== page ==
Good luck with your researches.

Ooopsadaisy Tue 12-Apr-11 14:04:53

I think the public sexualisation of women and girls is an interesting issue.

As women have become more able to make their own life choices as opposed to having them made for them, there seems to have been an increase in the sexualisation of women.

This is something I struggle to fathom.

If we are more empowered then why are we constantly viewing little starlets in bikinis thrusting their booties about?

Ok, so they choose to do it. That's empowerment in a way.

But why are so many of us using spray tans and hair extensions? Are we really doing it because we are empowered?

I'm not sure if I've explained it very well, but my Granny never so much as wore lipstick and she was utterly beautiful and got herself an extremely handsome and lovely husband. She was never short of friends and happiness, yet she never had a wax or a manicure.

sethstarkaddersmackerel Tue 12-Apr-11 16:02:13

excellent point Ooops

Ooopsadaisy Tue 12-Apr-11 16:12:40

sethstarkaddersmackerel - you mean that ramble actually made sense to you?

I know what I was trying to say but just couldn't get it down somehow ....

To put it another way -

If we are supposed to be more in control of our lives, why do we seem more controlled by external influences?

aliceliddell Tue 12-Apr-11 19:27:28

ssam - generally true, but my mum lost her job on marriage and it wasn't a middle class type career, just a job in an arms depot.
another similar issue is the myth that women stopped working and went home after ww2. They lost their 'mens' jobs (welding ships) and got lower paid 'womens' jobs (light electronics) part time. Then did the double shift of all the domestic & childcare stuff too. Happy days.

TeiTetua Tue 12-Apr-11 19:47:11

Years ago I read a book that said something like "The first trend that might be called 'working-class fashion' in Britain was the teddy-boy look of the 1950s. Some might claim that it was only at that time that working-class people had enough money to afford any kind of fashion at all..."

I think that might (perversely) be hitting the point about control versus being controlled. People get a bit more money, and you'd think that they'd be more independent, but to some extent we spend our money on following fashions that really aren't our choice, but we don't feel comfortable if we ignore them. Sort of keeping up with the Joneses. Back when nobody had any money except the nobs and toffs, at least things were simpler: if you could stay alive, you were doing well.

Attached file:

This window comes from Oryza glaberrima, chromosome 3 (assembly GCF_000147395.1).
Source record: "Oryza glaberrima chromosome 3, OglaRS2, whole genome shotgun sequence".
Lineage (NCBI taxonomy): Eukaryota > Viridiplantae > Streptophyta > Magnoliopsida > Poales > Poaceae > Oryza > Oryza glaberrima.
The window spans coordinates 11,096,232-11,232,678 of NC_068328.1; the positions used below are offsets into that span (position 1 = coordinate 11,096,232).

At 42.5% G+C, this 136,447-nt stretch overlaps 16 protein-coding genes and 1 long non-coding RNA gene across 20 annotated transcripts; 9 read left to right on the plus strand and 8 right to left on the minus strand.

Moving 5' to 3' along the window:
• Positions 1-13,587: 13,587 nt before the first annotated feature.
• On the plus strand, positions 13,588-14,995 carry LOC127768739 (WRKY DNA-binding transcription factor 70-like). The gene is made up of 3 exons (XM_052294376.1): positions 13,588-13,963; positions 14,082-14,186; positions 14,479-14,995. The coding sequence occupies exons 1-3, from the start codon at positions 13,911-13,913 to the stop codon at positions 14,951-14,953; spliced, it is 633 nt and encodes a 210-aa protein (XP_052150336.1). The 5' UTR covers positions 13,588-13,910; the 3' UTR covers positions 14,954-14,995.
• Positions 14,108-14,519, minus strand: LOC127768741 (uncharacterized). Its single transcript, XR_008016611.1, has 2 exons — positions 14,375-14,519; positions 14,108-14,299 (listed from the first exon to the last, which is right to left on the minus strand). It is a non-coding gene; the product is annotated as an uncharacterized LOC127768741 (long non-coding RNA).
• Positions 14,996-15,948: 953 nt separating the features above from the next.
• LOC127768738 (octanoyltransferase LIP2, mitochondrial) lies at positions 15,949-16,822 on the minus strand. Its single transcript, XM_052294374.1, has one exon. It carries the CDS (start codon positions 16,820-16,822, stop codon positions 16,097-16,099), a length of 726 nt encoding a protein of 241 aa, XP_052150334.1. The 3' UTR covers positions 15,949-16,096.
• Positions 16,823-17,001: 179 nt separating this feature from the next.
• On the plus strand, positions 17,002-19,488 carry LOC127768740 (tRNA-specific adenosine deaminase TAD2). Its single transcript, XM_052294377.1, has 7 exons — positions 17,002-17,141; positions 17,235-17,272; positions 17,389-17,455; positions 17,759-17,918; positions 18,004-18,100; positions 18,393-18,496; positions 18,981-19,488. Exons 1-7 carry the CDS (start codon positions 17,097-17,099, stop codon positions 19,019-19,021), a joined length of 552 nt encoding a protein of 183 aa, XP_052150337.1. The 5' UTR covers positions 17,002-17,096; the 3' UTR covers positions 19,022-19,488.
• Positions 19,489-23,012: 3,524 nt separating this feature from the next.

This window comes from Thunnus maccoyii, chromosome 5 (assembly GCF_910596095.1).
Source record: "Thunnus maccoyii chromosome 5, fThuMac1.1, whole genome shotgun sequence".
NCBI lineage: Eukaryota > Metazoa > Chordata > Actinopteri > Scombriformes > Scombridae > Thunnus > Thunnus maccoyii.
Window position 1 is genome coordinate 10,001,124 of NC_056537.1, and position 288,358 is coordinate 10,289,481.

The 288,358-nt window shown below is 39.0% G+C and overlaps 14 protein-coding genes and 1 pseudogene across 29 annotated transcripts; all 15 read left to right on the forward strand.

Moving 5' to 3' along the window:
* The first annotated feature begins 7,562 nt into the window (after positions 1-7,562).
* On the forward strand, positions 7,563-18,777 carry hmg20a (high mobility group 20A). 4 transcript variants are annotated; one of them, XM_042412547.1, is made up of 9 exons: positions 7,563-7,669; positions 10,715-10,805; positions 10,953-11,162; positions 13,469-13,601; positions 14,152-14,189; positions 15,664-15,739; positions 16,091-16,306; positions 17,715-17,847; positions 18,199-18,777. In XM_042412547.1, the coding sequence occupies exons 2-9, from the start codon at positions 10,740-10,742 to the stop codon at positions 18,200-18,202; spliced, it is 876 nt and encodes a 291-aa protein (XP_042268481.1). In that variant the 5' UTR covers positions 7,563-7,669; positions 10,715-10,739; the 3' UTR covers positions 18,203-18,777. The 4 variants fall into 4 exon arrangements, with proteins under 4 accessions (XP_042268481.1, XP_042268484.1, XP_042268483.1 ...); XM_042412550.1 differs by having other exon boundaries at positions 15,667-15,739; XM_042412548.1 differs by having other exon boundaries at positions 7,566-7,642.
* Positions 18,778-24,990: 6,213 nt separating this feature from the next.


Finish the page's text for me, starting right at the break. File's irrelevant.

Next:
Ooopsadaisy Tue 12-Apr-11 19:54:34

Interesting point TeiTetua, but why did we spend centuries trying to escape the shackles of a patriarchy only to wear cleavage enhancing bras and mascara?

Do they enhance our careers? - I hope not.

Do they make us more content? - If so, where the hell do we place our self-esteem?

I know I should really keep opinions like this to myself on a feminism thread but:

What the hell have we done with opportunities we've been given since the 1930s?

Please don't flame me. I'm not a feminist and I really shouldn't be intruding on here.

I am extremely interested in the debate though.

notenoughsocks Tue 12-Apr-11 20:34:54

Yes, that is a good point Oopsadaisy. It is like every time women got some power in one area, it had to be made right by proving that women were still intrested in being women. Or, just by plasting photos of tits all over magazine racks to make it clear. Sorry that is so incoherent. I don't fully understand what is going on and so have problems expressing it.

This is one area I still struggle with - a lot. Even though I am planning to attend a wedding next week with my fresh leg hair for my experiement in resisting femininity.

JazzAnnNonMouse Wed 13-Apr-11 17:39:10

but why resist femininity? isn't that denying what we are?

StewieGriffinsMom Wed 13-Apr-11 17:52:36

Message withdrawn at poster's request.

AliceWorld Wed 13-Apr-11 17:53:54

If no leg hair was femininity and was just what we are, then we wouldn't have any in the first place. Who decides what is an isn't feminine? I am female, I have leg hair therefore it is feminine. Ripping it out would be denying what I just am.

JazzAnnNonMouse Wed 13-Apr-11 18:44:55

fair point
what is femininity then?
Obv. not make up and cleavages...

AliceWorld Wed 13-Apr-11 18:46:25

A social construct and/or attributes a female has.

Have you seen the resisting femininity threads?